One of the places I would recommend is Appartementhaus Kathrin ( which is a modern purpose built apartment style hotel, as the name suggests. I may be a little bias, as Kathrin is a friend but do not let this influence you as it is a good place to stay, ideally placed for the slopes and the village and very reasonable. Kathrin Wilhelm is a Sölden girl who for several years was part of the Austrian World Cup ski team. She skied in the same team as the likes of Alexandra Meissnitzer & Michaela Dorfmeister. Through this combination, what she does not know about Sölden and skiing you can write on the back of the postage stamp! She put me onto some great ski tuition (see below).

If I tell you that the US Ski Team usually stay at Kathrin's place when they visit Sölden for the first race of the World Cup season, you will understand that her place is a nice modern hotel and not a shabby little pension. This having been said it’s very reasonable when it comes to other apartment type hotels in the area.

Ski lessons and instruction: My friend Kathrin recommended the Skischule Sölden to me ( You cannot miss them, they all are dressed in blue ski gear and by all accounts, they are the largest ski school in Austria with circa 180 instructors. With this number of instructors there is of course a variety instruction ranging from the average to the very good.

From my experience, I received some excellent tuition; a 2hr private lesson with Peter Arnold and then a group lesson for intermediates with Werner F. Kathrin said, “we have some very good instructors in Austria” and this was very true and the experience of the instructors too – if I tell you that Peter told me that he had skied for 43 years and Werner was one of the people who taught Peter to ski when he was a kid, you’ll understand that between them they have circa 90 years of skiing between them!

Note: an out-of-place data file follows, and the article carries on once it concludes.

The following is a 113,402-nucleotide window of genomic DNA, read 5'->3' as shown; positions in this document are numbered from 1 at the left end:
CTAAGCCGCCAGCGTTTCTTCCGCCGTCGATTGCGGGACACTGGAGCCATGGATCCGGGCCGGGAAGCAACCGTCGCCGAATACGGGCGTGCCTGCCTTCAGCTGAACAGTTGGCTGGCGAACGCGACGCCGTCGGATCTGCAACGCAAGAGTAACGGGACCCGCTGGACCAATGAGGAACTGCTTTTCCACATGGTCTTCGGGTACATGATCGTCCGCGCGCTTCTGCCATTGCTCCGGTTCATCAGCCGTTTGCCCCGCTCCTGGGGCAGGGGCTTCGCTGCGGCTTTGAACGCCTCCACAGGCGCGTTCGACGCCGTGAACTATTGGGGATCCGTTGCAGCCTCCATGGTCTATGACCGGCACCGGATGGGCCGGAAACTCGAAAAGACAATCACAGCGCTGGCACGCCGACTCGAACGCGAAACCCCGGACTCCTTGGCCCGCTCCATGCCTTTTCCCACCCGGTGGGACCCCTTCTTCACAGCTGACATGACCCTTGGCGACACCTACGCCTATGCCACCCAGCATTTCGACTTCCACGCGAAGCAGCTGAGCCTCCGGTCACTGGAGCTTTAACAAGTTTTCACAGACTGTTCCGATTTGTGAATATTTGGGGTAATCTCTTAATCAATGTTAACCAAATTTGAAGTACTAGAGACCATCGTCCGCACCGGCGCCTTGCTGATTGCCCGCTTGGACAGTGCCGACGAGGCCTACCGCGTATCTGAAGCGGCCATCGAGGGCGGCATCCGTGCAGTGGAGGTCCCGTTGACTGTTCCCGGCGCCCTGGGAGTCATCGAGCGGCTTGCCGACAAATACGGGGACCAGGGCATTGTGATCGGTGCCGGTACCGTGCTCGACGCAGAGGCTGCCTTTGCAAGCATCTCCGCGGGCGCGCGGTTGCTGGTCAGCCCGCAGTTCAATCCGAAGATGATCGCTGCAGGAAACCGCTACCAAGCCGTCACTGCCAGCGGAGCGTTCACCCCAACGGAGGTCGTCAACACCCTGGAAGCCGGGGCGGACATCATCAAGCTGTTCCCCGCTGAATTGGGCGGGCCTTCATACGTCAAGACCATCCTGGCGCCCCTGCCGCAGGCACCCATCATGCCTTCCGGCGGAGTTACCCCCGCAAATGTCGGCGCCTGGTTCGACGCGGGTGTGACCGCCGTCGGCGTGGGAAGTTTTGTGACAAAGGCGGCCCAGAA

The group lesson was a mixture of German and non-German speakers, about 7 of us in the group in total. I was joined by another Brit (a Geordie from Newcastle). Both Peter and Werner took the time to explain the techniques and drills in English as well as German and were very clear in their advice and instruction. Absolutely no problem with my lack of German and being able to understand fact it was sometimes more difficult to understand Geordie Michael – sorry mate!

Costs: All in all I found Sölden to be on a par with other Austrian ski resorts. Absolutely if you wished to push the boat out it could be a little expensive, but equally if you wished to do things on a budget this was possible too. A 6 day ski pass was 212 euros, which again I think is pretty much the norm for the more popular resorts

Summary: Having read other postings about Sölden on Snowheads a while back before my trip I was in two minds about my planned trip. There seems to be a mixture of people who like and dislike the place. I take on board peoples comments and as with most things in life, Sölden has its pros and cons.

In general, I would say that the pros out-weigh the cons in IMHO. Ok, it may not be as picturesque as other ski resorts and the après ski not as wild as Obertauern, but all in all if skiing is top of your list of priorities I would say that Sölden has a lot to offer for many skiers. The fact that snow is guaranteed most (all) of the season by virtue of the glaciers is a big plus. Add to this the proximity to Innsbruck and other resorts that are popular with the Brits; Obergurgl and Hochgurgl, I would say that Sölden is a very worth alternative for either a ski holiday or just a day or so of skiing different slopes. The village is not so popular with Brits (the only others I saw were the two Geordie lads) and may be suffers from the popularity of the likes of Obergurgl that is only 15km down the road. This having been said I thoroughly enjoyed my week there, had excellent skiing, weather and instruction to boot – will definitely be going back as soon as I can.